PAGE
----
London Overground Walk – Eastbound Leytonstone to Barking

A walk along the London Overground Railway Gospel Oak to Barking Line (GOBLIN) from Leytonstone to Barking.

This was a walk I first planned as an episode of Ventures and Adventures in Topography with Nick Papadimitriou on Resonance fm, back in 2010. Although it would have followed the whole of the line from Gospel Oak to Barking. Then I walked a very short portion of the route with Iain Sinclair when he passed through Leyton and Leytonstone following the route for his book The Last London, which was flatteringly recorded in the text, “John was the animating spirit of Leytonstone. When he was in attendance, streets from which I felt a double alienation (theirs and mine) came to life.” So the continuation of the lockdown felt like the perfect time to actually walk the Overground from Leytonstone to Barking at least (it’s still advised to only use public transport for essential journeys).

I started my walk by the railway bridge on Grove Green Road, Leytonstone outside the Heathcote and Star. From here I made my way past Leytonstone High Road Station with a nod to the ground of Leytonstone F.C. Then I traversed that curious geographical anomaly, The Wanstead Slip. The Pretty Decent Beer Company, located in a railway arch, were building a bar in the brewery doorway to prepare for the weekend opening of the tap room. It made me realise I had to pick up some draft ale from the brilliant Wanstead Tap nestled in another of the arches. Departing the Tap with a couple of pints of Long Play IPA and some Clapton CFC stickers in my bag, I continued along the railway into Forest Gate.

 

Barking

Barking

Barking

Crossing Woodgrange Road, famous for its association with Jimi Hendrix at the Upper Cut Club, I head into Sebert Road, named after King Sebert of the East Saxons ( 604-616), the first Anglo-Saxon king to convert to Christianity. The rain started to fall as I walked those fine streets of the Woodgrange Estate and breached a rainy Roman Romford Road. When the railway line opened it ran across open fields on this side of the Romford Road. The streets of Manor Park sprouted from that marshy ground, many of them seemingly named after poets. This route provides a dramatic entrance to Barking: the gasometers rising from the tall grasses of the North Thames Gas Board Sports Ground, the pylons, the North Circular, and the industrial estate. Classic edgelands. I cross the River Roding, the towers of the new London looming all through Barking and out to Dagenham. The terminus of the railway where face-masked communters pour out into the streets.

 

 

Through Epping Forest from Leytonstone to Chingford

A walk from the Hollow Ponds in Leytonstone through Epping Forest to Mansfield Park in Chingford passing through Walthamstow Forest, Highams Park, Pimp Hall Park & Nature Reserve and Ridgeway Park.

This video partly followed the path of my last walk before the lockdown as far as Highams Park Lake. On that day in March I turned up the hill to the ridge of land dividing the Lea and Roding Valleys at Woodford. Then I descended into the Roding Valley and walked back to Leytonstone along the River Roding. For this walk I wanted to head in the opposite direction from Highams Park- towards the River Lea.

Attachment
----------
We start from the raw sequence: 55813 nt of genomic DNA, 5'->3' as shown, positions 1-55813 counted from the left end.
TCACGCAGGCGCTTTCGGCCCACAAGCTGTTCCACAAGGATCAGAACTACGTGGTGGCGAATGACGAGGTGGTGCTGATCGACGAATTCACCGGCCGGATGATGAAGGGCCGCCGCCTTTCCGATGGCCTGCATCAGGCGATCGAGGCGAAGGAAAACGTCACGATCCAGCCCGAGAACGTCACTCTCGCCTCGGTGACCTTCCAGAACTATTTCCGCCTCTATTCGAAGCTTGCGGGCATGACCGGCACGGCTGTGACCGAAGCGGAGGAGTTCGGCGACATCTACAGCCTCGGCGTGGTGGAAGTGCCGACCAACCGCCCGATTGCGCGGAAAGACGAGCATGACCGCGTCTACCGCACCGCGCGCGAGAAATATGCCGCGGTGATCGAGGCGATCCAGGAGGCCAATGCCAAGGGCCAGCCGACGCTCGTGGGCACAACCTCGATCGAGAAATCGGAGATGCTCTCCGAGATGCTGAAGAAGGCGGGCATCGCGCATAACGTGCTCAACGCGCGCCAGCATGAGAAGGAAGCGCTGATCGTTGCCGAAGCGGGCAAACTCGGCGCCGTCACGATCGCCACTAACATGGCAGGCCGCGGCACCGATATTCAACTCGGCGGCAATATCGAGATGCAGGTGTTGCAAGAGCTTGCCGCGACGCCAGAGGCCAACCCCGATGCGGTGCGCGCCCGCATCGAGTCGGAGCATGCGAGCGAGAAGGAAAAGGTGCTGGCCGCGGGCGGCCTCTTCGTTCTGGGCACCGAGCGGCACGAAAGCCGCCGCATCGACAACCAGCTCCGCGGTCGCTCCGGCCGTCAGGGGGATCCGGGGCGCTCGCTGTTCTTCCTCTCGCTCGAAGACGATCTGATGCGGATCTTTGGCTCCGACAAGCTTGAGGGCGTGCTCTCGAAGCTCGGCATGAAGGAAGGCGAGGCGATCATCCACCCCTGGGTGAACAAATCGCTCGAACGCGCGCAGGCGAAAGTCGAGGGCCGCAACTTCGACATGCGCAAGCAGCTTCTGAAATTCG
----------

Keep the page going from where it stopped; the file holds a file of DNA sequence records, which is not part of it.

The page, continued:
Heading up Friday Hill it’s impossible not to recall the wonderful story of a monarch (take your pick between Charles II, Henry VIII or James I) who while out hunting in Epping Forest decided to take dinner at the Hall at Friday Hill, Chingford. Asking for the finest cut of beef to be brought to his table he was so impressed that he decided to knight the loin of beef, taking out his sword and declaring “Arise Sir Loin”. And that apparently is how Sirloin steak got its name. The Dovecote pub on Friday Hill used to be called The Sirloin.

I wanted to then connect a chain of open spaces that annoint the high ground at Chingford. First Pimp Hall Park, which takes its name from the old manor house. In the nearby nature reserve you can still see the 17th Century dovecote which provided the farm with a fresh supply of pigeons for their pies.

Ridgeway Park Chingford

Ridgeway Park Railway

Then I walked on through the fine streets of Chingford, passing the Old Town Hall, to Ridgeway Park with its brilliant model railway. Somebody commented on the video that there’s a local story that Walt Disney visited the model railway in Ridgeway and was so taken with it that he was inspired to build his amusement parks. I sincerely hope that’s true.

The walk ends across the road in Mansfield Park. The park occupies land that used to be common grazing land and a hay meadow – and apparently this gave us the name from Anglo-Saxon ‘Man’s Field’. The views from here across the reservoirs are some of the best in the Lea Valley and I rested a while to drink them in.

EMD Cinema Walthamstow

Hoe Street Walthamstow

Although the video ends here in Mansfield Park I still had to walk back to Leytonstone through a smattering of rain. I passed Chingford Old Church and the famous Chingford Mount Cemetery, Walthamstow Greyhound Stadium and George Monoux College. It was the longest walk I’d done in months and by the time I reached Hoe Street, Walthamstow I was really starting to feel it in my legs and lower back. Luckily I had my walking pole with me to help me along, like a weary forest pilgrim passing through Bakers Arms to pick up a couple of bottles of Sierra Nevada from the corner shop to sup in the garden at home.

Video filmed on 4th June 2020

London’s Village of Visionaries – Stoke Newington

A walk across the Lea Valley from Leyton to Stoke Newington

I was full of trepidation at the thought of crossing the River Lea for the first time since the lockdown began on 23rd March. In those three months the land on the western side of the valley came to represent the whole bulk of London as we sheltered from the virus. But I knew that eventually I’d have to confront my fear and make this journey. Stoke Newington seemed like a good destination for this first foray beyond my comfort zone. Described as “the village of visionaries” in the Time Out Book of London Walks, Stoke Newington has strong associations with non-comformism, the arts and literature.